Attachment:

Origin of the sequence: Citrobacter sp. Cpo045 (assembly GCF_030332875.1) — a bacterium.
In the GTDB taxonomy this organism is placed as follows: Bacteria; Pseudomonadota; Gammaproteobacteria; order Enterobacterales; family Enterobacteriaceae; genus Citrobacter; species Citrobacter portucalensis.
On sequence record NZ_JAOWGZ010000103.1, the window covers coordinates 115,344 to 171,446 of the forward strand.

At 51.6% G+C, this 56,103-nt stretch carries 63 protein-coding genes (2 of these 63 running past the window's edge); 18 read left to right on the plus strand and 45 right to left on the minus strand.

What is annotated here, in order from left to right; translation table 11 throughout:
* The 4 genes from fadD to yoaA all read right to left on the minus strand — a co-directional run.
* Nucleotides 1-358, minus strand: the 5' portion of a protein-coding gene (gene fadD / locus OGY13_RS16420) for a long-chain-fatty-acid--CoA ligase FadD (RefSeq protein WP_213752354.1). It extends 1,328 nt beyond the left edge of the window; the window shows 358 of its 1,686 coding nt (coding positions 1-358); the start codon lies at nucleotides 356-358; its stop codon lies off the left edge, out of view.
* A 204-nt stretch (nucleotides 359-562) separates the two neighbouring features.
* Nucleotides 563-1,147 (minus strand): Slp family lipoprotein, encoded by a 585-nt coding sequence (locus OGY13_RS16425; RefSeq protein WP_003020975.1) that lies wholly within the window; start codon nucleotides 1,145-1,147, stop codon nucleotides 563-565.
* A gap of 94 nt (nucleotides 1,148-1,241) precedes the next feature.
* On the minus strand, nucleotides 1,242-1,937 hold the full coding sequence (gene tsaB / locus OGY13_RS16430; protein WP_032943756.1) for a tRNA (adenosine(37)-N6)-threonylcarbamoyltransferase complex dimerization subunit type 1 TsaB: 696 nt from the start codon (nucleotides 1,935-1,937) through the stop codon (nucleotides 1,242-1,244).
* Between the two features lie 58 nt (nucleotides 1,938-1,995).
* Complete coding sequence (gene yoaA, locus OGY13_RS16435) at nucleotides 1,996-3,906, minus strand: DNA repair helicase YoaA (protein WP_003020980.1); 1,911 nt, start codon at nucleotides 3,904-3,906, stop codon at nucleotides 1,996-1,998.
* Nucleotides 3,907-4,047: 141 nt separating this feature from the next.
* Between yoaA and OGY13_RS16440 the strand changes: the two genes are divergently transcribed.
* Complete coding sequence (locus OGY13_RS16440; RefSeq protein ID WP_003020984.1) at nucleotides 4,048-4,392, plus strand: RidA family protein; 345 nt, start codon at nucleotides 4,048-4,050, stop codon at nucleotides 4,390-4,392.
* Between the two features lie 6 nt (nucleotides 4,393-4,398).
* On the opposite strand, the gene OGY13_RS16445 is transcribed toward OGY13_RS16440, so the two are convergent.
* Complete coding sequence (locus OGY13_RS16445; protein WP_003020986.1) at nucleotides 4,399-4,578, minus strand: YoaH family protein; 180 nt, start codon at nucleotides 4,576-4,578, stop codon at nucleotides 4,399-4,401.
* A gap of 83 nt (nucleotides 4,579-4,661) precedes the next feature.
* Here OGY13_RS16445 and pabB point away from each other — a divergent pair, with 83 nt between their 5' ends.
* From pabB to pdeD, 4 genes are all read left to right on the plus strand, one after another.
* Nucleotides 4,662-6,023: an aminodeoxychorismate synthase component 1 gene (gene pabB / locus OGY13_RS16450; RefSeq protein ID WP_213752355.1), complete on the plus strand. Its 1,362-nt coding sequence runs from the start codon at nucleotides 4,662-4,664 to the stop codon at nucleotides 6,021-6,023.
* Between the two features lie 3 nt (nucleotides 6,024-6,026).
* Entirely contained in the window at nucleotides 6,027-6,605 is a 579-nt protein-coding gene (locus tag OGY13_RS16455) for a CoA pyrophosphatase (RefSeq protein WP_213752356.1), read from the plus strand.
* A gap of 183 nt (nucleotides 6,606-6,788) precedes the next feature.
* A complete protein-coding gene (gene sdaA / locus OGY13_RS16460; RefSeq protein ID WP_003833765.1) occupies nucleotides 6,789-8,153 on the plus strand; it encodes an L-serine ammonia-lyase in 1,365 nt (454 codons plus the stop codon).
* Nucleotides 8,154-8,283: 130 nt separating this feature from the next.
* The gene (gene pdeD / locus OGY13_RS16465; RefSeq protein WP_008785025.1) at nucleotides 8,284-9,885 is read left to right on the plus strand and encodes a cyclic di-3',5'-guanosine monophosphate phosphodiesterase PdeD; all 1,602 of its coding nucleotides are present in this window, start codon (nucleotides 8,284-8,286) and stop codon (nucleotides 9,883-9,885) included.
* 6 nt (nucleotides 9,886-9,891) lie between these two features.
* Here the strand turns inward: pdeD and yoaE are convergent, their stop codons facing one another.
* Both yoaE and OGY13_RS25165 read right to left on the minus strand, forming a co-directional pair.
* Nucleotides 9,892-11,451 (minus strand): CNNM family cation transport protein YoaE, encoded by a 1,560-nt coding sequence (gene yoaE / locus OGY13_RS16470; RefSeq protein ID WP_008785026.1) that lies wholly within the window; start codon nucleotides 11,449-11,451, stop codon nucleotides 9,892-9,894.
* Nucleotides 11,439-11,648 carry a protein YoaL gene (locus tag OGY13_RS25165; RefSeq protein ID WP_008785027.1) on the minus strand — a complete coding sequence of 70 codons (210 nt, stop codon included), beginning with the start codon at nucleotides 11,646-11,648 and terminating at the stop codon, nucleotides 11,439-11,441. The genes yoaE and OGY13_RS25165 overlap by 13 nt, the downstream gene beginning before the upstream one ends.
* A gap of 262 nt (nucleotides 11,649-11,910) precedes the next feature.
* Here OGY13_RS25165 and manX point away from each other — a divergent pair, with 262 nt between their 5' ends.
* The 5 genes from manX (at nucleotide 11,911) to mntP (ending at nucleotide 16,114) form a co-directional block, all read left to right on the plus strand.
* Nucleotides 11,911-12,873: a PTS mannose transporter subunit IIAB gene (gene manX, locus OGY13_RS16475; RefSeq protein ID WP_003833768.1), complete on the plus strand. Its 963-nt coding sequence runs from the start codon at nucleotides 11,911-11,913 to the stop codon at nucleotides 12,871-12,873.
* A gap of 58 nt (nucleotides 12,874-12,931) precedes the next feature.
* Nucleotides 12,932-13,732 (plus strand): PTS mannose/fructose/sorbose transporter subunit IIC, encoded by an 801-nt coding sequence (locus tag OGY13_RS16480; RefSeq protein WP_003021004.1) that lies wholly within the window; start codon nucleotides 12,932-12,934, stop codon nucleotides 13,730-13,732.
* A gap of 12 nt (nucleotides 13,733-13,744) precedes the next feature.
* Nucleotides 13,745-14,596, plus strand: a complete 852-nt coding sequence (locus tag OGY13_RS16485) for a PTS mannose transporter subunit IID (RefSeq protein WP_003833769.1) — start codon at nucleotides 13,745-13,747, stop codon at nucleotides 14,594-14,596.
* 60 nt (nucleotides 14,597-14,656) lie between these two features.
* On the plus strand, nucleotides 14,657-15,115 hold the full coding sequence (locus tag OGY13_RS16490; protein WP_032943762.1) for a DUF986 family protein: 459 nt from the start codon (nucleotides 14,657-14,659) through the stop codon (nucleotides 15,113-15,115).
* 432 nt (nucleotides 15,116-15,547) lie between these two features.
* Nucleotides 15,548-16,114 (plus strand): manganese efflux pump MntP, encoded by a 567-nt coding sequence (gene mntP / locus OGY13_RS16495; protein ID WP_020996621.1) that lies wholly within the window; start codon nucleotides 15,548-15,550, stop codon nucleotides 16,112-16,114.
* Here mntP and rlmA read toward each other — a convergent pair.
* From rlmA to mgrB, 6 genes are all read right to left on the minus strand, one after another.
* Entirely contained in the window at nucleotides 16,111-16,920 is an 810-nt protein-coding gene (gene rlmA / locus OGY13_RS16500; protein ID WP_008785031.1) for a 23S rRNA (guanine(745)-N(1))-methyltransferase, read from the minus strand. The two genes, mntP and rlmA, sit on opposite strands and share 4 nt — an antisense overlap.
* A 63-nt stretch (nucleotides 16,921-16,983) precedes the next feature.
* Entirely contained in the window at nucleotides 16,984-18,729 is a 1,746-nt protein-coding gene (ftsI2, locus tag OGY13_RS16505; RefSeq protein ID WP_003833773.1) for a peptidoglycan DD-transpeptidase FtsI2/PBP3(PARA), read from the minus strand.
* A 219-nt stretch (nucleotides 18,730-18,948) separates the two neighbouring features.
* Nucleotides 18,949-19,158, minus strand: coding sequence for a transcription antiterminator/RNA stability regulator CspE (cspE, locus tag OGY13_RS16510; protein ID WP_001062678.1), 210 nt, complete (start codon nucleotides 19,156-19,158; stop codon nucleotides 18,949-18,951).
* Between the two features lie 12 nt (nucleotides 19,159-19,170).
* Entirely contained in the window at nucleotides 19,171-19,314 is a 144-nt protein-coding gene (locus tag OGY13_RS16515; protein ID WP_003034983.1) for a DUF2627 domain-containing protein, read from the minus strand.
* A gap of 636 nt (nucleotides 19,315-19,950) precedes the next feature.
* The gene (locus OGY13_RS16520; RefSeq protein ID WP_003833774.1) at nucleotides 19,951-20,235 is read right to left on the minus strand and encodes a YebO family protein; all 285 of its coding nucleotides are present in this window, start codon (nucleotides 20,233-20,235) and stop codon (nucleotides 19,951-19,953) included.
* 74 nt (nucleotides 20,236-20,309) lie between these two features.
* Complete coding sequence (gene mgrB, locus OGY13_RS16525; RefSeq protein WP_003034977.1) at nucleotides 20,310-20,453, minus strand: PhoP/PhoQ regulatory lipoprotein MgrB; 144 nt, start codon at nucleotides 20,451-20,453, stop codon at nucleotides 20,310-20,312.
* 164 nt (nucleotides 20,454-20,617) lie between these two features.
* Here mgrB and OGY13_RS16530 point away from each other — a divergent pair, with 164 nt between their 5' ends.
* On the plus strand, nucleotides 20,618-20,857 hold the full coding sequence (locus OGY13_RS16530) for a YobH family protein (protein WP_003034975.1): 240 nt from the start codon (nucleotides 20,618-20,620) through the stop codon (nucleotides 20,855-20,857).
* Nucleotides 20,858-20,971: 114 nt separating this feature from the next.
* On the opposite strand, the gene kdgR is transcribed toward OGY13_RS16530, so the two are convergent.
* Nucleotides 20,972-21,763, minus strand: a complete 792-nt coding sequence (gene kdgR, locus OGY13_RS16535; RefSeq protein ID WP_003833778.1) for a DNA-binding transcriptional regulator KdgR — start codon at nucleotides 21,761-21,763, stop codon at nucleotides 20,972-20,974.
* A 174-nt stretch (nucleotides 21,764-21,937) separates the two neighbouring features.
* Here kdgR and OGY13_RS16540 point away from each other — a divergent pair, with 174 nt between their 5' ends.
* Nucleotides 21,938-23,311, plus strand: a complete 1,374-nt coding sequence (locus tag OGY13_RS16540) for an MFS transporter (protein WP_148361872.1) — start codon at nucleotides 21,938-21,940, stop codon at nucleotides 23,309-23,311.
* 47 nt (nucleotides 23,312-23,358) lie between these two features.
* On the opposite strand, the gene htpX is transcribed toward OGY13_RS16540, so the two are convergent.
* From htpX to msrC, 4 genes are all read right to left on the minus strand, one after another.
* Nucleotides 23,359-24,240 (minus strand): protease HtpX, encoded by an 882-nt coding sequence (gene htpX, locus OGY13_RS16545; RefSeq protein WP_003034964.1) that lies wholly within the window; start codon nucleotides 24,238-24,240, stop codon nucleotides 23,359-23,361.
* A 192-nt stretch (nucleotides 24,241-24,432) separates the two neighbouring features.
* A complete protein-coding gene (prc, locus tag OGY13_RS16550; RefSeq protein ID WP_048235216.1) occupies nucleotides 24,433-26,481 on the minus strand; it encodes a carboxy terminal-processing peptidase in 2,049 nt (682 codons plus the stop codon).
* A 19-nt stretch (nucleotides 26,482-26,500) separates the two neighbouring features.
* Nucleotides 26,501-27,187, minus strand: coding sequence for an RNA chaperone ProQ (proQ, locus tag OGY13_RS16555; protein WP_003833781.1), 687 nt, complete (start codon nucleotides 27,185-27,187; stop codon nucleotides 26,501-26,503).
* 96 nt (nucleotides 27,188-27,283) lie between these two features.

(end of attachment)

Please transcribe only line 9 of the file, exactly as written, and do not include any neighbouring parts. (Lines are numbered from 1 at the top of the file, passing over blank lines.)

* Nucleotides 563-1,147 (minus strand): Slp family lipoprotein, encoded by a 585-nt coding sequence (locus OGY13_RS16425; RefSeq protein WP_003020975.1) that lies wholly within the window; start codon nucleotides 1,145-1,147, stop codon nucleotides 563-565.